Fourth of July for Writers

Somehow I missed posting this on the 4th. Probably because I fell asleep half way through writing it.

Today was Independence Day for the writers, and overall we did what we’ve been doing all week. We went for dinner but spent longer than usual, then returned to the dorms to write and discuss. When the fireworks went off, a couple of people went outside to watch but they were far away. The KU campus sits on a hill, but the rest of Lawrence is flattish.

I’m now quite excited about my novel and listening to a few others, they were starting to feel this “it’s right” feeling. Of course, everything will change with the critiques next week, where most of us have to rewrite our outlines.

I’ve had to get rid of a viewpoint character that Rhea was calling my Duncan Idaho and completely downplay my gods. And I have to reformat the crisis/conflicts but I also have a second and possibly third novel out of this.

We’ve talked about opening lines and how they convey setting right in the first sentence and that that first sentence is the most important. We’ve looked at pacing and dialogue, overall story arcs, as well as interior and exterior motives/arcs. Much of this I knew but working out the nuances for novels is somewhat different. The pacing can be longer and needs to be, but then you have chapter arcs within story arcs.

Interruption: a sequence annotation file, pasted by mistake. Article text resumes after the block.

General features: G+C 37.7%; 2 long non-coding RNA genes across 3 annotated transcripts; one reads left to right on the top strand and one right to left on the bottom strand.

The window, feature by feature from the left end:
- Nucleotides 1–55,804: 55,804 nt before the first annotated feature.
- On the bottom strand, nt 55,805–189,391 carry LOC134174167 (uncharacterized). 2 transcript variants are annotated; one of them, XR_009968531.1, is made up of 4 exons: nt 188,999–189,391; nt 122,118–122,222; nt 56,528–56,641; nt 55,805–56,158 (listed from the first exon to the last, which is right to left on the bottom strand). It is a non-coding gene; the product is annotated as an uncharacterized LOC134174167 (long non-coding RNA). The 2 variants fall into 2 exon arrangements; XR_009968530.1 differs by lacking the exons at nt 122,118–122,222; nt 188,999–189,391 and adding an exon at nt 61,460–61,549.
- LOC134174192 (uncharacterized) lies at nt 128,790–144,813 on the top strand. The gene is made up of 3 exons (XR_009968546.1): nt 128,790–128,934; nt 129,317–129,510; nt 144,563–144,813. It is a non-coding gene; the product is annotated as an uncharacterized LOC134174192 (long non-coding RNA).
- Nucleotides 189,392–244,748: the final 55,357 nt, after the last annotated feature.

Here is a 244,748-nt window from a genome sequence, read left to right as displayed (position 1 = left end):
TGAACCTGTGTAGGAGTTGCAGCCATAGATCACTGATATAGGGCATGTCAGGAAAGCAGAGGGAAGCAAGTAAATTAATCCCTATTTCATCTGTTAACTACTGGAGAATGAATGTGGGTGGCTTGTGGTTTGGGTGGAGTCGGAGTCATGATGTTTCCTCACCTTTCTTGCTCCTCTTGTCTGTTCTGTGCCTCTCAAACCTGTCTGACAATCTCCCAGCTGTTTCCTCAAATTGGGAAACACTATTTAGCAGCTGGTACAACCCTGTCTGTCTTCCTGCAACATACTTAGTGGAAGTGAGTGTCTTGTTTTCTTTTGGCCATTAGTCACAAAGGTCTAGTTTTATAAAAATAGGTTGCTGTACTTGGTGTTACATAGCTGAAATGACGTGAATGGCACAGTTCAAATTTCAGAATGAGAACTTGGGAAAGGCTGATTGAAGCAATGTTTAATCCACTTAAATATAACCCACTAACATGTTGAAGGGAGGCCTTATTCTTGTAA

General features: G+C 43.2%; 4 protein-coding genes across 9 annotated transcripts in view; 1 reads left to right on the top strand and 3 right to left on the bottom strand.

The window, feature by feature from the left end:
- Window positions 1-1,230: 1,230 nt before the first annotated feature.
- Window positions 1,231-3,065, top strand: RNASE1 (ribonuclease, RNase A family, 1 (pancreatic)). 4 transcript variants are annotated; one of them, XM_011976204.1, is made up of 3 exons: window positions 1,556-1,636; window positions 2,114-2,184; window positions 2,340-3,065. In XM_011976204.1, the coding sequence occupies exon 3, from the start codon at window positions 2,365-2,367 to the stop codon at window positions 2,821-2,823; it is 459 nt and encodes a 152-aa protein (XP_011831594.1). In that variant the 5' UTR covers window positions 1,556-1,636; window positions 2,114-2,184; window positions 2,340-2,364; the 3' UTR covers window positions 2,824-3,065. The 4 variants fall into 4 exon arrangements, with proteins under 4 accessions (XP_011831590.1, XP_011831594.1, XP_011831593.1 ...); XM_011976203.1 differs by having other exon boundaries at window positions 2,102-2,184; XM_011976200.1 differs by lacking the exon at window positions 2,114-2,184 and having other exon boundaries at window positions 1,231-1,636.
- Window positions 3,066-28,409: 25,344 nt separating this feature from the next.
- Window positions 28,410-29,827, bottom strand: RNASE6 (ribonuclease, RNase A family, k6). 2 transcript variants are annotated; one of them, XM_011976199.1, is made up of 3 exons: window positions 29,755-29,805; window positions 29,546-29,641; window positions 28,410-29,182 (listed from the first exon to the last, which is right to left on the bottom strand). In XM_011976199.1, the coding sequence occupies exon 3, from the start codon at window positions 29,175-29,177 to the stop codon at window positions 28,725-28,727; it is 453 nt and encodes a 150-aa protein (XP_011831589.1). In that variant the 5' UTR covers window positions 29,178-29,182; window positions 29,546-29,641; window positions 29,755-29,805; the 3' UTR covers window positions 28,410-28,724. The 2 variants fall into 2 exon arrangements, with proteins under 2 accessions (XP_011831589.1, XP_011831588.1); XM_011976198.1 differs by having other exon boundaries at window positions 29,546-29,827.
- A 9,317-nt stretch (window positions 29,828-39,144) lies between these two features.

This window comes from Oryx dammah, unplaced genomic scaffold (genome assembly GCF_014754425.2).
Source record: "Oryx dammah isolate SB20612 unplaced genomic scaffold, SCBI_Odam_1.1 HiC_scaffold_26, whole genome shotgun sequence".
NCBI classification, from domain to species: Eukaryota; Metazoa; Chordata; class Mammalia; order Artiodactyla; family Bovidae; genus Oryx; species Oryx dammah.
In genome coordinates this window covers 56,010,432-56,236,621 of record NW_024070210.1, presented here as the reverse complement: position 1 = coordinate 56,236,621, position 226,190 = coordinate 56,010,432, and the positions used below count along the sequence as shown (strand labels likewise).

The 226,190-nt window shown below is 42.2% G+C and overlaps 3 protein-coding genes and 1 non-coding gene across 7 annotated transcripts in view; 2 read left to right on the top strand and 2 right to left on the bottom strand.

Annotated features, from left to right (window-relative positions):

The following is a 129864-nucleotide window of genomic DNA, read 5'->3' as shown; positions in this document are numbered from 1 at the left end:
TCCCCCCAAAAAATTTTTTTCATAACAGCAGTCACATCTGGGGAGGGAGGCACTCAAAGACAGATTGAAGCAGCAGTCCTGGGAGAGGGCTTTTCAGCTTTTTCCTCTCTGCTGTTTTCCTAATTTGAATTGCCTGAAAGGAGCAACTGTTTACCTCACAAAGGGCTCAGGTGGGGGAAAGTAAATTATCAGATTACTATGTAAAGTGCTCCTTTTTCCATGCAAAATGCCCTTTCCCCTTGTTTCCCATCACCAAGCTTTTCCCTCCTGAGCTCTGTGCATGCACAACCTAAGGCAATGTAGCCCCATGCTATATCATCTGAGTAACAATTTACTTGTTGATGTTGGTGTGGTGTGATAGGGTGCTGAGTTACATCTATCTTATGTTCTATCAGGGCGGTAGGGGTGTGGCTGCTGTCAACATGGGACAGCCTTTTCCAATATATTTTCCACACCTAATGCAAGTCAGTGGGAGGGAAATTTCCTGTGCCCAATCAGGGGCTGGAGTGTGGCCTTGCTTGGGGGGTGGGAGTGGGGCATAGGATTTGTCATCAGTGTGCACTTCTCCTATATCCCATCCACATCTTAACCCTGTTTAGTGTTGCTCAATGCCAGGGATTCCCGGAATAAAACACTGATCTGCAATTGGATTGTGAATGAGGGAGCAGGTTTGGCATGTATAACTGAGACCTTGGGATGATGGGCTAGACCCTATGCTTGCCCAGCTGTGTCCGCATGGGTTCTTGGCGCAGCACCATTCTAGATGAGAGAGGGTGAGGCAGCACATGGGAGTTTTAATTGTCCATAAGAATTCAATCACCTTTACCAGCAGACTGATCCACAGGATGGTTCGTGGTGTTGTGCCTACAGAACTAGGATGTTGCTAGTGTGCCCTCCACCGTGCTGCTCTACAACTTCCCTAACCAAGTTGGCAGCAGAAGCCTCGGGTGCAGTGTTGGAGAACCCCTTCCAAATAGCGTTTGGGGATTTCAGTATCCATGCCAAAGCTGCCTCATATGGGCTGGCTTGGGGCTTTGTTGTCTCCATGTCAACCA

I think some of this will settle out once I’ve had time to ruminate.

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1 Comment

Filed under Culture, entertainment, fantasy, Publishing, Writing

One response to “Fourth of July for Writers

  1. colleenanderson

    I was just asked by someone:I am here desirous to find a faithful publisher for my book Dying Voices of Gongs.What useful counsel can you give to me.

    If you haven’t done so, workshop your novel either with a writer’s group or attending specific workshops. Write, write and read. And when you get to going to a publisher, research them to see if they’re a fit for your subject as well as being on the up and up. There are vanity presses (you don’t want) self-publishers, small publishers and large publishers.

    I’ll write this up and blog about it. But writing is not a fast and instantaneous road to fame and riches, except for the extremely tiny few. Most of us have to hone our craft, and know our markets.

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